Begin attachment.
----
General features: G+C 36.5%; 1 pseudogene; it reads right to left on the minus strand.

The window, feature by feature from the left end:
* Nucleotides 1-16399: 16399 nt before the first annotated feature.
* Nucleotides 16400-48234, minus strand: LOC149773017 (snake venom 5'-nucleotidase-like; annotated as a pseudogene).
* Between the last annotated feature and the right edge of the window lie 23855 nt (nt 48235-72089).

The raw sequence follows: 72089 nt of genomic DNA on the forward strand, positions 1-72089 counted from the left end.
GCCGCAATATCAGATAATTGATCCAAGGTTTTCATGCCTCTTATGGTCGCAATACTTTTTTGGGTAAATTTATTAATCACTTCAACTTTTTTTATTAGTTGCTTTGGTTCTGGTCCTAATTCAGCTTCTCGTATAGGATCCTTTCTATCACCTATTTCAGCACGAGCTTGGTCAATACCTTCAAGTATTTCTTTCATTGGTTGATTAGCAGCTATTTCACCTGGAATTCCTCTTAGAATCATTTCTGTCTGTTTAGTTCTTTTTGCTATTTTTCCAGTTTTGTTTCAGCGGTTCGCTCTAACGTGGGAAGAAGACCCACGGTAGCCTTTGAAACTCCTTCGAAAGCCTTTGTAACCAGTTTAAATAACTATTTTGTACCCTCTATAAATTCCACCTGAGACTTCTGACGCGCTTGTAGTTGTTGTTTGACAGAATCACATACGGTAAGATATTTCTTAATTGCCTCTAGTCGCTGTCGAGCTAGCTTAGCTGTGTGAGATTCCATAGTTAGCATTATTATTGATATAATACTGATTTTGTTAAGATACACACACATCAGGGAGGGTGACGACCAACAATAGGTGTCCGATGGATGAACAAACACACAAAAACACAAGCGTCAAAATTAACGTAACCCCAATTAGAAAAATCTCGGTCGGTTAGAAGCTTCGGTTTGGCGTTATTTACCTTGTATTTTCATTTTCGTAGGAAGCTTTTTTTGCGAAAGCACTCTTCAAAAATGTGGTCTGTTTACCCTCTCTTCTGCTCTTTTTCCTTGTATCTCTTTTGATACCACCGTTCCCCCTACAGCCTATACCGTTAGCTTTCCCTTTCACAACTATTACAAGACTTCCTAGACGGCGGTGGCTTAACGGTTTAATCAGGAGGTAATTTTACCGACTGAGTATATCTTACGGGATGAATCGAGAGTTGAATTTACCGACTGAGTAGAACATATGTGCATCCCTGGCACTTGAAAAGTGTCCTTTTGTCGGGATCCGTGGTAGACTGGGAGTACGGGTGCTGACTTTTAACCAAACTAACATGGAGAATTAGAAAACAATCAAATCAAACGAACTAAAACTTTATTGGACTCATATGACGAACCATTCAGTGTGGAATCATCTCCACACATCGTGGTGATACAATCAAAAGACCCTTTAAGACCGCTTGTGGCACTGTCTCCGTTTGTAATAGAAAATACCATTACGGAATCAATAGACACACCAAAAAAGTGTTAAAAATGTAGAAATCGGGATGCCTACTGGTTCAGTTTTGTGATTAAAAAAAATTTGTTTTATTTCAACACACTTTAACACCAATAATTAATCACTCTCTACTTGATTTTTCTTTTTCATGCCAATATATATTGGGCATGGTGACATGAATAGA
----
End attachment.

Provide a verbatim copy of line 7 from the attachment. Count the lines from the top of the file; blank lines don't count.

GCCGCAATATCAGATAATTGATCCAAGGTTTTCATGCCTCTTATGGTCGCAATACTTTTTTGGGTAAATTTATTAATCACTTCAACTTTTTTTATTAGTTGCTTTGGTTCTGGTCCTAATTCAGCTTCTCGTATAGGATCCTTTCTATCACCTATTTCAGCACGAGCTTGGTCAATACCTTCAAGTATTTCTTTCATTGGTTGATTAGCAGCTATTTCACCTGGAATTCCTCTTAGAATCATTTCTGTCTGTTTAGTTCTTTTTGCTATTTTTCCAGTTTTGTTTCAGCGGTTCGCTCTAACGTGGGAAGAAGACCCACGGTAGCCTTTGAAACTCCTTCGAAAGCCTTTGTAACCAGTTTAAATAACTATTTTGTACCCTCTATAAATTCCACCTGAGACTTCTGACGCGCTTGTAGTTGTTGTTTGACAGAATCACATACGGTAAGATATTTCTTAATTGCCTCTAGTCGCTGTCGAGCTAGCTTAGCTGTGTGAGATTCCATAGTTAGCATTATTATTGATATAATACTGATTTTGTTAAGATACACACACATCAGGGAGGGTGACGACCAACAATAGGTGTCCGATGGATGAACAAACACACAAAAACACAAGCGTCAAAATTAACGTAACCCCAATTAGAAAAATCTCGGTCGGTTAGAAGCTTCGGTTTGGCGTTATTTACCTTGTATTTTCATTTTCGTAGGAAGCTTTTTTTGCGAAAGCACTCTTCAAAAATGTGGTCTGTTTACCCTCTCTTCTGCTCTTTTTCCTTGTATCTCTTTTGATACCACCGTTCCCCCTACAGCCTATACCGTTAGCTTTCCCTTTCACAACTATTACAAGACTTCCTAGACGGCGGTGGCTTAACGGTTTAATCAGGAGGTAATTTTACCGACTGAGTATATCTTACGGGATGAATCGAGAGTTGAATTTACCGACTGAGTAGAACATATGTGCATCCCTGGCACTTGAAAAGTGTCCTTTTGTCGGGATCCGTGGTAGACTGGGAGTACGGGTGCTGACTTTTAACCAAACTAACATGGAGAATTAGAAAACAATCAAATCAAACGAACTAAAACTTTATTGGACTCATATGACGAACCATTCAGTGTGGAATCATCTCCACACATCGTGGTGATACAATCAAAAGACCCTTTAAGACCGCTTGTGGCACTGTCTCCGTTTGTAATAGAAAATACCATTACGGAATCAATAGACACACCAAAAAAGTGTTAAAAATGTAGAAATCGGGATGCCTACTGGTTCAGTTTTGTGATTAAAAAAAATTTGTTTTATTTCAACACACTTTAACACCAATAATTAATCACTCTCTACTTGATTTTTCTTTTTCATGCCAATATATATTGGGCATGGTGACATGAATAGA